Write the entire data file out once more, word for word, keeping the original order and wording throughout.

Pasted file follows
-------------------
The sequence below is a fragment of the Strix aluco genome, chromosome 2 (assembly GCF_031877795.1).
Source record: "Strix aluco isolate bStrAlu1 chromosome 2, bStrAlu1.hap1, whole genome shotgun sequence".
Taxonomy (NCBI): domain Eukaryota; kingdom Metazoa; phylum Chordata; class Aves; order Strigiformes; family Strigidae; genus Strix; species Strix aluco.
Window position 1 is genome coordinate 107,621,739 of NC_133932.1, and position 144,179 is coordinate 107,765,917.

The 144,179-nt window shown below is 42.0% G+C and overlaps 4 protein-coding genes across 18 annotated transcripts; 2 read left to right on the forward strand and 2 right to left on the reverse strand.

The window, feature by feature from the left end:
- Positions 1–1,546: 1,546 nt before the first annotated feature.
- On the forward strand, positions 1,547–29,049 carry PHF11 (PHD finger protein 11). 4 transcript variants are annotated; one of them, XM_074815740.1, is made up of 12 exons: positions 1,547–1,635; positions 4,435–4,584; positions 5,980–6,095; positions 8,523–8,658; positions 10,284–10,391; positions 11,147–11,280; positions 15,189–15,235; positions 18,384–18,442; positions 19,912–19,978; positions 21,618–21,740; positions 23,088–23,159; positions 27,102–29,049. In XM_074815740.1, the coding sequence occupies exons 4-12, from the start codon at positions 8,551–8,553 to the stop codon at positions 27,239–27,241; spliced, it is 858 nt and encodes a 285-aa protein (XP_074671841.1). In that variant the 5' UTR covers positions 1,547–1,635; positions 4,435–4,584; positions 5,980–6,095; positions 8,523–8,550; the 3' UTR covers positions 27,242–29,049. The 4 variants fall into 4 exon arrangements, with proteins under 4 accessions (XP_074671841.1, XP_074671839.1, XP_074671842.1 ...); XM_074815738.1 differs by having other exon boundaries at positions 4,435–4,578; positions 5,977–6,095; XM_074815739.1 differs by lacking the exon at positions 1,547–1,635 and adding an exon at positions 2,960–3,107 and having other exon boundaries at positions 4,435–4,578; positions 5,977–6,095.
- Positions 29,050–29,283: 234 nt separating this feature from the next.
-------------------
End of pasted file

The sequence below is a fragment of the Strix aluco genome, chromosome 2 (assembly GCF_031877795.1).
Source record: "Strix aluco isolate bStrAlu1 chromosome 2, bStrAlu1.hap1, whole genome shotgun sequence".
Taxonomy (NCBI): domain Eukaryota; kingdom Metazoa; phylum Chordata; class Aves; order Strigiformes; family Strigidae; genus Strix; species Strix aluco.
Window position 1 is genome coordinate 107,621,739 of NC_133932.1, and position 144,179 is coordinate 107,765,917.

The 144,179-nt window shown below is 42.0% G+C and overlaps 4 protein-coding genes across 18 annotated transcripts; 2 read left to right on the forward strand and 2 right to left on the reverse strand.

The window, feature by feature from the left end:
- Positions 1–1,546: 1,546 nt before the first annotated feature.
- On the forward strand, positions 1,547–29,049 carry PHF11 (PHD finger protein 11). 4 transcript variants are annotated; one of them, XM_074815740.1, is made up of 12 exons: positions 1,547–1,635; positions 4,435–4,584; positions 5,980–6,095; positions 8,523–8,658; positions 10,284–10,391; positions 11,147–11,280; positions 15,189–15,235; positions 18,384–18,442; positions 19,912–19,978; positions 21,618–21,740; positions 23,088–23,159; positions 27,102–29,049. In XM_074815740.1, the coding sequence occupies exons 4-12, from the start codon at positions 8,551–8,553 to the stop codon at positions 27,239–27,241; spliced, it is 858 nt and encodes a 285-aa protein (XP_074671841.1). In that variant the 5' UTR covers positions 1,547–1,635; positions 4,435–4,584; positions 5,980–6,095; positions 8,523–8,550; the 3' UTR covers positions 27,242–29,049. The 4 variants fall into 4 exon arrangements, with proteins under 4 accessions (XP_074671841.1, XP_074671839.1, XP_074671842.1 ...); XM_074815738.1 differs by having other exon boundaries at positions 4,435–4,578; positions 5,977–6,095; XM_074815739.1 differs by lacking the exon at positions 1,547–1,635 and adding an exon at positions 2,960–3,107 and having other exon boundaries at positions 4,435–4,578; positions 5,977–6,095.
- Positions 29,050–29,283: 234 nt separating this feature from the next.